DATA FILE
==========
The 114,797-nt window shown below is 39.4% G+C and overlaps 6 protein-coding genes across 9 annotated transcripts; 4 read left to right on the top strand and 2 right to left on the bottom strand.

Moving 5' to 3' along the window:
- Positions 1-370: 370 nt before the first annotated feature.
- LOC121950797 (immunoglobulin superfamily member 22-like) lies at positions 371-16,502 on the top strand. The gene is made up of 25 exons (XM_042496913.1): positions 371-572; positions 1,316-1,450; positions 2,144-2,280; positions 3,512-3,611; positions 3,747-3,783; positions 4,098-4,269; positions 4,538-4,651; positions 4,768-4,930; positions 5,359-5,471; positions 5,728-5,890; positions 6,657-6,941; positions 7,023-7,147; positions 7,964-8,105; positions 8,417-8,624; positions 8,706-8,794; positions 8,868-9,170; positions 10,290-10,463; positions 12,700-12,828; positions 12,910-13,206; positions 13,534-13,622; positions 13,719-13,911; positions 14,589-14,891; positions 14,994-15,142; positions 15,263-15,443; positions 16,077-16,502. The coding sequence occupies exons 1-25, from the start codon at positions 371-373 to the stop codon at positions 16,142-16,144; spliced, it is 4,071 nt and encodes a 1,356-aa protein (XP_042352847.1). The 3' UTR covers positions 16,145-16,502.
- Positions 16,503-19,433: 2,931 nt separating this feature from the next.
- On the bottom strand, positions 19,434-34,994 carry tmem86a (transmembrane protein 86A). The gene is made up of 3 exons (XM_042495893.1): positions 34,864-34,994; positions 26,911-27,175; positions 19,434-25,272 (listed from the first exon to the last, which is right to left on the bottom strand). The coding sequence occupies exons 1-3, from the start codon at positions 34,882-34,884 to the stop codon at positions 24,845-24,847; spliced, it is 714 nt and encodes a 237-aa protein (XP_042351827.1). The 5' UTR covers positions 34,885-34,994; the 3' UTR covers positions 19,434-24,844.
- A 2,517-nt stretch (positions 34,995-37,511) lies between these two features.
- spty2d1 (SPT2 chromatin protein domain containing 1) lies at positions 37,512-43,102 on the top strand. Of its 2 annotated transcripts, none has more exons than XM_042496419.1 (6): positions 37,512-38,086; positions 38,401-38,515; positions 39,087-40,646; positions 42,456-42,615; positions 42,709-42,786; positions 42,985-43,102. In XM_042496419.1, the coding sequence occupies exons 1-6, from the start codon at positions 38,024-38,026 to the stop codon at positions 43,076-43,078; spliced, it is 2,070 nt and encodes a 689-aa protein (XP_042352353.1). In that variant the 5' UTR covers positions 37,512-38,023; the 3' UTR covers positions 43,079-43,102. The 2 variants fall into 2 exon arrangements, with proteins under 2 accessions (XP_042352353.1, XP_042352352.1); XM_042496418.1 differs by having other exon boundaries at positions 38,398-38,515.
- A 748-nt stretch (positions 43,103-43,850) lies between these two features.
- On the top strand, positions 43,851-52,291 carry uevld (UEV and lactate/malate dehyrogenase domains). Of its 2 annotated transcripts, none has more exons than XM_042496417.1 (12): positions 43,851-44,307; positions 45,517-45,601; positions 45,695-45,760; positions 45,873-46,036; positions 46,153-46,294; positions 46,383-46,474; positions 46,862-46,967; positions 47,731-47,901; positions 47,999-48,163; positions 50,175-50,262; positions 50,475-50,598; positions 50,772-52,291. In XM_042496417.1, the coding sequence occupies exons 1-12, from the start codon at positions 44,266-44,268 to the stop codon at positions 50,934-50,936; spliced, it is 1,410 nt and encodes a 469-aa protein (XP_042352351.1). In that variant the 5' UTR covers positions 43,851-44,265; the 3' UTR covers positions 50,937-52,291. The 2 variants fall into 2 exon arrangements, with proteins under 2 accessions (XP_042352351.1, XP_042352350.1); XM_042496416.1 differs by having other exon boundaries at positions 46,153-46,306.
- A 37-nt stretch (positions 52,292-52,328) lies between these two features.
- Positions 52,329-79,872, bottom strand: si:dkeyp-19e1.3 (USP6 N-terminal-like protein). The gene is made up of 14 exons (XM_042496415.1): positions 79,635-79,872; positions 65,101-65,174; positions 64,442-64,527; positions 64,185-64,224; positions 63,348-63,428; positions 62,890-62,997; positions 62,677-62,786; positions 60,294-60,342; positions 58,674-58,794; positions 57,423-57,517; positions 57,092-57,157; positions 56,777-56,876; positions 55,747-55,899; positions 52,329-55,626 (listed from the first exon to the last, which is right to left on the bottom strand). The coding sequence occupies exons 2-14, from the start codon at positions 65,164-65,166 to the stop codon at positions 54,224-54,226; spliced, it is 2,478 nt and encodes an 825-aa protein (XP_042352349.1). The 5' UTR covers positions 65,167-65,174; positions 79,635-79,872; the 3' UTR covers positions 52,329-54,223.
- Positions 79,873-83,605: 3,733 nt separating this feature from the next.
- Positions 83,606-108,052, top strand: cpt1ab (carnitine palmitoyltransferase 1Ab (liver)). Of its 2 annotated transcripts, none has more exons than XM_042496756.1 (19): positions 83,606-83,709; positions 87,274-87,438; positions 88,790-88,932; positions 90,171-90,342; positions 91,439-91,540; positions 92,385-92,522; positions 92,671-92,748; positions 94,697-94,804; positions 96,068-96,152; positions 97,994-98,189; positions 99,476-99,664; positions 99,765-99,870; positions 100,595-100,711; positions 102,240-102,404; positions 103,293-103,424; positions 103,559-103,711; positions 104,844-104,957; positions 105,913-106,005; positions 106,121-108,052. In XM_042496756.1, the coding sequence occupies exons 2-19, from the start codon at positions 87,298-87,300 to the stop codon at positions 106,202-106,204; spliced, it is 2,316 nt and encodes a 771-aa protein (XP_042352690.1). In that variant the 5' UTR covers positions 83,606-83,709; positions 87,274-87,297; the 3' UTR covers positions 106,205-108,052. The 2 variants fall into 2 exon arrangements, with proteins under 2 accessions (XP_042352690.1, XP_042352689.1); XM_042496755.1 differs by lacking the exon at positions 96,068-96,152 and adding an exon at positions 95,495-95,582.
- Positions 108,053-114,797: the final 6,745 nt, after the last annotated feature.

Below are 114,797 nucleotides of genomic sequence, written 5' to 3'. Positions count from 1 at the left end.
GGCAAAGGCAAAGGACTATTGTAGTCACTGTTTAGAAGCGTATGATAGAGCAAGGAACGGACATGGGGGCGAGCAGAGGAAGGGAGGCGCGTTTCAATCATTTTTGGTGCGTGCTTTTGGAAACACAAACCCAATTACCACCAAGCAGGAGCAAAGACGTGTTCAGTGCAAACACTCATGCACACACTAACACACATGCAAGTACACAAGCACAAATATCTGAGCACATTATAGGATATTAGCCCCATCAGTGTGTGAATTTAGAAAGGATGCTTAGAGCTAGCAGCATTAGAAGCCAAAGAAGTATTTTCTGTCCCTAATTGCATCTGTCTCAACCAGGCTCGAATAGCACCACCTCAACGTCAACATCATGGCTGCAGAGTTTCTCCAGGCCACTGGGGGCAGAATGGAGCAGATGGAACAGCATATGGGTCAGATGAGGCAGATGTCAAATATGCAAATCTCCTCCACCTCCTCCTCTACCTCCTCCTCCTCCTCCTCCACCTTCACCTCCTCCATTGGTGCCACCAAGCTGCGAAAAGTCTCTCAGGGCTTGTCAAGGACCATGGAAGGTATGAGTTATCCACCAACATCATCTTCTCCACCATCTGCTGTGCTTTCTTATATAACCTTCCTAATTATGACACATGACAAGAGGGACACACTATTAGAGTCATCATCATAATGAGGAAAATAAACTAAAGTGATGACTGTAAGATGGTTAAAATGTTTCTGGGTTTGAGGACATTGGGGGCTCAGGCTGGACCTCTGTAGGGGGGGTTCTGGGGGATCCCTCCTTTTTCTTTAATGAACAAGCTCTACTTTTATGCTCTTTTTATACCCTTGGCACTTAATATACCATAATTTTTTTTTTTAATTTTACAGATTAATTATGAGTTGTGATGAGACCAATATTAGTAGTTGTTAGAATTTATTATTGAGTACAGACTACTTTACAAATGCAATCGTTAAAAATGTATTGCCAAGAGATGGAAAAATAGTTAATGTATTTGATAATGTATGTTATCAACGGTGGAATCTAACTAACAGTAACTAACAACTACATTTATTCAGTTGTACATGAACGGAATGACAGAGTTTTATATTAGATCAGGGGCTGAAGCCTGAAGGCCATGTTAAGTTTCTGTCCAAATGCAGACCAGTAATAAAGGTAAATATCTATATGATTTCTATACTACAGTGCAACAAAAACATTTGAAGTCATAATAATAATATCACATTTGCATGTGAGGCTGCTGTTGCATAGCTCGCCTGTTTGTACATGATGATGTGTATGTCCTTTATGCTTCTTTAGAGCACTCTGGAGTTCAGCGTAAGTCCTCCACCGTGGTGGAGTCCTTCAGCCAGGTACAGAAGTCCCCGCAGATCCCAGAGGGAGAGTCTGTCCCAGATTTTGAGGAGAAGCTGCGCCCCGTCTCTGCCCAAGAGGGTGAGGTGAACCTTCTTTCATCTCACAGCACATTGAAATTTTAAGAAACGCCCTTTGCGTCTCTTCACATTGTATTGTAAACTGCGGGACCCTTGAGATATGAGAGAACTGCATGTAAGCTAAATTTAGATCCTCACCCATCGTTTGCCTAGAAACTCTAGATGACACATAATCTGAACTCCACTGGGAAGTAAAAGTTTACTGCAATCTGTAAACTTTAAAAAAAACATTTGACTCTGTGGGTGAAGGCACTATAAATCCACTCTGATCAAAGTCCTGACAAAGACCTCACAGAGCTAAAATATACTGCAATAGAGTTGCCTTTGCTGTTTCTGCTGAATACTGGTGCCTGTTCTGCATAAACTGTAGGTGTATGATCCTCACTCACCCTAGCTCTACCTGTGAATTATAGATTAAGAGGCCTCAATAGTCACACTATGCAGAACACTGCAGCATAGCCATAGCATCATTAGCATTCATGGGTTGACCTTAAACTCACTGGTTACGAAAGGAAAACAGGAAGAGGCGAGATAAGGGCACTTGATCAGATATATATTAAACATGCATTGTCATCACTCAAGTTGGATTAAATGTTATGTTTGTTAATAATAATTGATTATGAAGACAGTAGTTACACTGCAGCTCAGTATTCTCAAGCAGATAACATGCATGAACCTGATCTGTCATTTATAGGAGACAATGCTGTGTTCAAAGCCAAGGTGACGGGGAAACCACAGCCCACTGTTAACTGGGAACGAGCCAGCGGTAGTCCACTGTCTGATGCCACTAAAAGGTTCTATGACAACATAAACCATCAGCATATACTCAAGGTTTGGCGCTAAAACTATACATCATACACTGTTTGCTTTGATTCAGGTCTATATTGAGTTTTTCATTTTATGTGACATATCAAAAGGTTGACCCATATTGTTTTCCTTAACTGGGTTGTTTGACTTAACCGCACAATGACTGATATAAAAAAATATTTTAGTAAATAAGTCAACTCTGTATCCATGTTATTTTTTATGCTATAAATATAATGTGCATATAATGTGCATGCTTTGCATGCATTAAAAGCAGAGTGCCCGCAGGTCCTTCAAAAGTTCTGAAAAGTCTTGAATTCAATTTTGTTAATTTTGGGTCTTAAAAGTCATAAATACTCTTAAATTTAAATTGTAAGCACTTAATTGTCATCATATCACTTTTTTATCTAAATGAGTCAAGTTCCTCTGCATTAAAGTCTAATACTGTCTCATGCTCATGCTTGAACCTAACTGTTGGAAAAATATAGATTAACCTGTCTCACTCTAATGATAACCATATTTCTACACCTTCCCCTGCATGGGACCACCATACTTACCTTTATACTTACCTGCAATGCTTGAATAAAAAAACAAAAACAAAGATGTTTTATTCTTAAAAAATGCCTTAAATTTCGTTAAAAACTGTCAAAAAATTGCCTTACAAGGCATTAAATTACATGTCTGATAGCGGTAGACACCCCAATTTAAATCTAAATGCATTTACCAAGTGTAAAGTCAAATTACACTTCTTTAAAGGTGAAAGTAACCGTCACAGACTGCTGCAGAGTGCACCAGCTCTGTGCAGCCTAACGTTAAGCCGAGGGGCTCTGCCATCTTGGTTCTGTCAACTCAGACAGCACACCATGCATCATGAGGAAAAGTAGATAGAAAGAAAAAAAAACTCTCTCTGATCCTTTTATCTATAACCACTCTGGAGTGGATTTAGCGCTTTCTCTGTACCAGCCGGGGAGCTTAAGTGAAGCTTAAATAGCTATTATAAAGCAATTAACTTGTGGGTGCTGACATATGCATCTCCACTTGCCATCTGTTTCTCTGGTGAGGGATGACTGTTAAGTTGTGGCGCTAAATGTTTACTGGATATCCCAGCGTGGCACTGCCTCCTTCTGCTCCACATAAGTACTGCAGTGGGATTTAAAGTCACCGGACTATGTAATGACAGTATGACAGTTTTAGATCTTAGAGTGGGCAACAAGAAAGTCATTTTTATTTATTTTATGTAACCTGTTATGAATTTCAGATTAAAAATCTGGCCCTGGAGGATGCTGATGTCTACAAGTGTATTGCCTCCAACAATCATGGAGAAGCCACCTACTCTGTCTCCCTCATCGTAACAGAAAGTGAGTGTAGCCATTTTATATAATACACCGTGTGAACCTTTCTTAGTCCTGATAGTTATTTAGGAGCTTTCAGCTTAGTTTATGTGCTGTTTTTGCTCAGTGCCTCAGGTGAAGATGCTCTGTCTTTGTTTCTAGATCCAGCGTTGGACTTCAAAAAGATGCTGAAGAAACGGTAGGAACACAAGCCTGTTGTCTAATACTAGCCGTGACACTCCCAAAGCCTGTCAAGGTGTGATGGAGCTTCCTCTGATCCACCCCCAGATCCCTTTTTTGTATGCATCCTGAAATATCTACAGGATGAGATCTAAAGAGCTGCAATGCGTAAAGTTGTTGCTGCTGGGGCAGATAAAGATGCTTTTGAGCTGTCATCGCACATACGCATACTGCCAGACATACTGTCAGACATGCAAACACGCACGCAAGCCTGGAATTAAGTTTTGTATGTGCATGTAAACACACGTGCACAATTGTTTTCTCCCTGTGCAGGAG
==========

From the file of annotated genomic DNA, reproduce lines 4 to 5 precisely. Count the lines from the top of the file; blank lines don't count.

- LOC121950797 (immunoglobulin superfamily member 22-like) lies at positions 371-16,502 on the top strand. The gene is made up of 25 exons (XM_042496913.1): positions 371-572; positions 1,316-1,450; positions 2,144-2,280; positions 3,512-3,611; positions 3,747-3,783; positions 4,098-4,269; positions 4,538-4,651; positions 4,768-4,930; positions 5,359-5,471; positions 5,728-5,890; positions 6,657-6,941; positions 7,023-7,147; positions 7,964-8,105; positions 8,417-8,624; positions 8,706-8,794; positions 8,868-9,170; positions 10,290-10,463; positions 12,700-12,828; positions 12,910-13,206; positions 13,534-13,622; positions 13,719-13,911; positions 14,589-14,891; positions 14,994-15,142; positions 15,263-15,443; positions 16,077-16,502. The coding sequence occupies exons 1-25, from the start codon at positions 371-373 to the stop codon at positions 16,142-16,144; spliced, it is 4,071 nt and encodes a 1,356-aa protein (XP_042352847.1). The 3' UTR covers positions 16,145-16,502.
- Positions 16,503-19,433: 2,931 nt separating this feature from the next.